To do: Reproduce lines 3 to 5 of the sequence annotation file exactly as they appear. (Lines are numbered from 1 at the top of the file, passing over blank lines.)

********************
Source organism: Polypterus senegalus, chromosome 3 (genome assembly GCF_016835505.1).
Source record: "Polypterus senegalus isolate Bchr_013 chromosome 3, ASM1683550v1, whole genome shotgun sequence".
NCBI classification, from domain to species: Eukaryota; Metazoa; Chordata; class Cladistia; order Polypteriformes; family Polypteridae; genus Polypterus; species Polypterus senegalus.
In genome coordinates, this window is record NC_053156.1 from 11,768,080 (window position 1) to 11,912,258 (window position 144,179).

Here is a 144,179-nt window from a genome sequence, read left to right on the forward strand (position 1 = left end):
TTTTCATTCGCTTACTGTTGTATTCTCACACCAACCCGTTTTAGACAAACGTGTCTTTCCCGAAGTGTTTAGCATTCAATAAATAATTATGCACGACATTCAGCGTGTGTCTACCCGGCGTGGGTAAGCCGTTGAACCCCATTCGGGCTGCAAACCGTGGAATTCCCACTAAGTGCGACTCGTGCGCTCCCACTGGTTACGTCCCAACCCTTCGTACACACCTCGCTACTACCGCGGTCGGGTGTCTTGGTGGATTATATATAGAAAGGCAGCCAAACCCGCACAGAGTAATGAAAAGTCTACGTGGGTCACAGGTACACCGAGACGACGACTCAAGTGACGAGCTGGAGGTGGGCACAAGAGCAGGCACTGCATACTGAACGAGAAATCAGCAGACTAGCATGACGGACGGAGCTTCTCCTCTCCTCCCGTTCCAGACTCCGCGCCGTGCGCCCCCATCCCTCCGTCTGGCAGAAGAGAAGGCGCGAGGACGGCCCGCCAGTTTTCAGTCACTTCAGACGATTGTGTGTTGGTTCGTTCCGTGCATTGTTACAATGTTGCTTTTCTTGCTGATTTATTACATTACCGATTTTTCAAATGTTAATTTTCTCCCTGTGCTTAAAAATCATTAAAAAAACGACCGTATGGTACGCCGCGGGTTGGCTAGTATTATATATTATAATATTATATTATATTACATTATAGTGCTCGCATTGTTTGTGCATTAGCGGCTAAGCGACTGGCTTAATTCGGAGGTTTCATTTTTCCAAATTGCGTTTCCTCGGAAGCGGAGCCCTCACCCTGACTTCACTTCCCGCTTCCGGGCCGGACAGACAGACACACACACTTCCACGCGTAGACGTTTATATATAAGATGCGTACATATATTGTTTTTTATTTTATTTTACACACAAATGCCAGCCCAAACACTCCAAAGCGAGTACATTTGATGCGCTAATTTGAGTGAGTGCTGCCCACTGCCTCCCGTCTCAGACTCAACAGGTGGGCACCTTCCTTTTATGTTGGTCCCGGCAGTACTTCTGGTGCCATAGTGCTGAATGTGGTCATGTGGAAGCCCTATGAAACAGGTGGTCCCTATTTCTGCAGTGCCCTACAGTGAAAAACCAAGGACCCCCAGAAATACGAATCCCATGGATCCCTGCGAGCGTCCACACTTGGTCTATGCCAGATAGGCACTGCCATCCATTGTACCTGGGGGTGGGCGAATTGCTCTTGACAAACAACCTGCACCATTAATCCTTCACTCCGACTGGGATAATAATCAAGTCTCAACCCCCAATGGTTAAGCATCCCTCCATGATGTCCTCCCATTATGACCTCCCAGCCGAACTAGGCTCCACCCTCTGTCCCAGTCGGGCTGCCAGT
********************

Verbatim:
NCBI classification, from domain to species: Eukaryota; Metazoa; Chordata; class Cladistia; order Polypteriformes; family Polypteridae; genus Polypterus; species Polypterus senegalus.
In genome coordinates, this window is record NC_053156.1 from 11,768,080 (window position 1) to 11,912,258 (window position 144,179).

Here is a 144,179-nt window from a genome sequence, read left to right on the forward strand (position 1 = left end):